You probably think of yourself as a lover of the new and the now, a forward-looking person who's not afraid of what's coming. You're saving up for your ticket to space, and you're actually wearing wearables. Your dog is as decked out as you are. You tweet, swipe, stream, Snapchat; you fall asleep with your e-reader, and you leave the house with a gaggle of gadgets.
This list below is not intended to suggest you’ll become a Luddite — just that you're going to get older. Everyone, as they get older, holds on to some of the habits of their youth. And their children — or other peoples' children — inevitably make fun of them for it. Here are ten things that you might insist on doing in the future that the next generation (and maybe the one after that) will gently, lovingly, and mercilessly mock you for.
Going to Retail Stores
Online shopping hasn’t killed the brick-and-mortar store yet, but it will. One of the few reasons people still bother going to stores is because they don’t want to wait for shipping. Drone delivery could easily end that. Meanwhile, virtual dressing rooms will make the physical experience even less necessary. Once Auntie Anne's starts delivery service, it’s over — there's no reason to ever set foot in a mall again.
Driving Your Own Car to Get There
Whether it’s a car that drives itself or a low-paid contract worker driving for you, only those nostalgic for the days of piloting a metal death machine will get behind the wheel. Their kids will spend their commute times working, napping, and coming up with new ways to tease their parents about their inexplicable love for the "open road."
In the future, energy will be too valuable to waste on chewing. But you’ll probably still long for the days when flavor mattered and all of your nutrients couldn’t be gulped down in a vitamin slurry. In those moments of weakness, when you eschew Soylent and Ambronite for something you can chew, your kids aren’t going to shut up about it.
The only thing weirder than eating messy, inconvenient food will be your insistence on cooking it. Don’t even try to convince them that there’s satisfaction that comes with taking disparate ingredients and turning them into one, cohesive dish. With their reliance on powdered nutrient drinks like those mentioned above and robot chefs, they’ll never understand.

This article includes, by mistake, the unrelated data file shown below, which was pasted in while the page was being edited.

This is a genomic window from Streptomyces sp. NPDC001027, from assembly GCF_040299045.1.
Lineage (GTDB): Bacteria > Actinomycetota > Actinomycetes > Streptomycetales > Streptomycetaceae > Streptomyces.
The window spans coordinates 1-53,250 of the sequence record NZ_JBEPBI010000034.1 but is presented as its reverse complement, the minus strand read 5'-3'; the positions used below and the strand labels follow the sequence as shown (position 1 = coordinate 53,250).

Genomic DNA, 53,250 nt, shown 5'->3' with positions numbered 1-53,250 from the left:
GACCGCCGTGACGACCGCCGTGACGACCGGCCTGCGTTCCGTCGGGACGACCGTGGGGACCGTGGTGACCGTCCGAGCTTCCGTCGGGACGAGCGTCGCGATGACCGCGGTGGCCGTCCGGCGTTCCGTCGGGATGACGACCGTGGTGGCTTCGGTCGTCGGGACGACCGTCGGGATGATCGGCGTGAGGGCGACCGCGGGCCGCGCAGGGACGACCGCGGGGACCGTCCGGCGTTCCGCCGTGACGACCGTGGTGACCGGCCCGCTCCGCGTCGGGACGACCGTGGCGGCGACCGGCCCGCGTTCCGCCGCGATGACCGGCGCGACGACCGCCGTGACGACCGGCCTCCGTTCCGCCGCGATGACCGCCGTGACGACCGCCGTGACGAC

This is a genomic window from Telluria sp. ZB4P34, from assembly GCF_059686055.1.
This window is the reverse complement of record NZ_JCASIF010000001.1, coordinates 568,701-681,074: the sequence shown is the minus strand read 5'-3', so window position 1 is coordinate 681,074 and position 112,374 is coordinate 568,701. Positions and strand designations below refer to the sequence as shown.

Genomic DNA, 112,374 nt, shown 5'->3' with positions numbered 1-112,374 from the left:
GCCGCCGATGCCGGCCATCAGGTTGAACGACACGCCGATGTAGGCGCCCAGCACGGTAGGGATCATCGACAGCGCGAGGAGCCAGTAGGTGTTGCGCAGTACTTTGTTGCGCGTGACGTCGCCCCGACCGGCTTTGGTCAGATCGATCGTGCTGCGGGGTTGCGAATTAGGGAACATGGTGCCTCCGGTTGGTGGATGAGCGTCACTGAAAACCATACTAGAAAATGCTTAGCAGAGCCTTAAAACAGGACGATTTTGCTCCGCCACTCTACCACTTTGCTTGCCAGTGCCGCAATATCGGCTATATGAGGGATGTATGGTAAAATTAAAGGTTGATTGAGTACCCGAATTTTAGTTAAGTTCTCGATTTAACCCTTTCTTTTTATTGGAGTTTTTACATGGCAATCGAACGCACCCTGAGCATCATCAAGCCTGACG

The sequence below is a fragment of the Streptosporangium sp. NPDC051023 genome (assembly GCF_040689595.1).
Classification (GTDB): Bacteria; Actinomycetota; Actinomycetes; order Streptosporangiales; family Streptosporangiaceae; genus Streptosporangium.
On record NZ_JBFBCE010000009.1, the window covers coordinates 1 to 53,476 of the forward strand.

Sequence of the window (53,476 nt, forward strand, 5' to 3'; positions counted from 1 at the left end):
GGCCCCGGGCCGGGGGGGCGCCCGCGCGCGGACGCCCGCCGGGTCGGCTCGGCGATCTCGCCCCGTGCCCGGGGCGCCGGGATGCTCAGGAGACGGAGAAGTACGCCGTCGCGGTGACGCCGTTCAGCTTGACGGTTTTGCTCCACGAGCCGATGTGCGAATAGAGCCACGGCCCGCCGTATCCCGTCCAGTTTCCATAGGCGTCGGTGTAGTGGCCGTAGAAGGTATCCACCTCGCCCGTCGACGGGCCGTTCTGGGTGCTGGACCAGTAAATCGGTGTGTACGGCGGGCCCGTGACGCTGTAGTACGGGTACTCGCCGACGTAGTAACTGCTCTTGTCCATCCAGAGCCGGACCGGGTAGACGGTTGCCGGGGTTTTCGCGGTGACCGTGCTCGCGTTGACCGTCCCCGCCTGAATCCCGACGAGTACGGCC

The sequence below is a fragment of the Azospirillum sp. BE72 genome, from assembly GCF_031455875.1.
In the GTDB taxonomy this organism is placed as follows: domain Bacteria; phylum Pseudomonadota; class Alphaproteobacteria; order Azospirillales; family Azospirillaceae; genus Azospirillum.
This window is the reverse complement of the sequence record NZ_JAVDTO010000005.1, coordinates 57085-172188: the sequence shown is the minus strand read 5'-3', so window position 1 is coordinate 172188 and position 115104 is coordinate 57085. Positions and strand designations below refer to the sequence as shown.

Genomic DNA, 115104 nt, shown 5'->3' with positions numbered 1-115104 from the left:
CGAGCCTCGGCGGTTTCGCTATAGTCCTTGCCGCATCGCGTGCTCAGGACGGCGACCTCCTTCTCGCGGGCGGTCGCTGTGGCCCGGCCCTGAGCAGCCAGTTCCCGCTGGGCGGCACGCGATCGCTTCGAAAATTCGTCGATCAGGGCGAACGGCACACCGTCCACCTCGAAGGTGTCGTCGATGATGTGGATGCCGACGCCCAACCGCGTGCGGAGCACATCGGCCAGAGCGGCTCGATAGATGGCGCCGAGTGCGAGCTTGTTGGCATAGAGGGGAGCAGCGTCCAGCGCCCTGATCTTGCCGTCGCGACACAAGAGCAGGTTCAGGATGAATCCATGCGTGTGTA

Owning Any Form of Physical Media
Records, cassettes, and CDs have already died. DVDs and Blu-rays aren’t long for this world. Physical books, resilient as they’ve been, can’t hang around forever. But just like your dad and his beloved milk crate full of records, you’re not going to be able to let go of all of the content you’ve accumulated. And your kids won’t be able to let it go, either.
“There’s just something about pouring a cup of coffee in the morning and relaxing with those first few sips,” you’ll say, as your kids strap on their brain-stimulating energy caps and roll their eyes.
Using Your Phone So Much
You’re already tied to your phone for apps and social media, but as the “internet of things” becomes more of a thing, your rechargeable appendage will become even more important. Turning on the stove? Use your phone. Lifting the lid on your toilet? Use your phone. Going to the doctor? Use your phone. Your kids, meanwhile, will take to technology that’s better integrated into the world around them. One possibility: a world of invisible but tactile buttons controlled by gestures.
Hiding in a Closet During a Hurricane
Super storms are going to get bigger, stronger, and more frequent in the next century, which is why your kids will live in underground bunkers designed to easily withstand hurricanes and tornadoes. You, on the other hand, with your silly insistence on having a yard and windows, will be forced to wait out each potentially deadly storm in a tiny closet. Or worse: You’ll have to trade safety for a night at your smug kid’s underground lair.
Longing for the Old Times Square
You know how ridiculous people sound when they pine for the days when Times Square was a drug-strewn sex haven? That’s how you’ll sound, too, when you glorify the days when advertisements didn’t jump off the billboards and try to grab you.
Dying With Dignity
As you get wrinkly and gray and begin to wither away, they’ll be getting genetic therapy to prevent aging. And it’s not just that they’ll live longer — they’ll live healthier. Genetic therapy can delay the onset of disease and help retain the coordination that often wanes later in life. You'll continue to insist that gray hair is a fashion statement. Then, when your body is finally ready to give out, they'll implore you to upload your brain to a computer and live forever. And when you insist that's creepy, they shake their heads and start secretly planning how to make sure it happens anyway.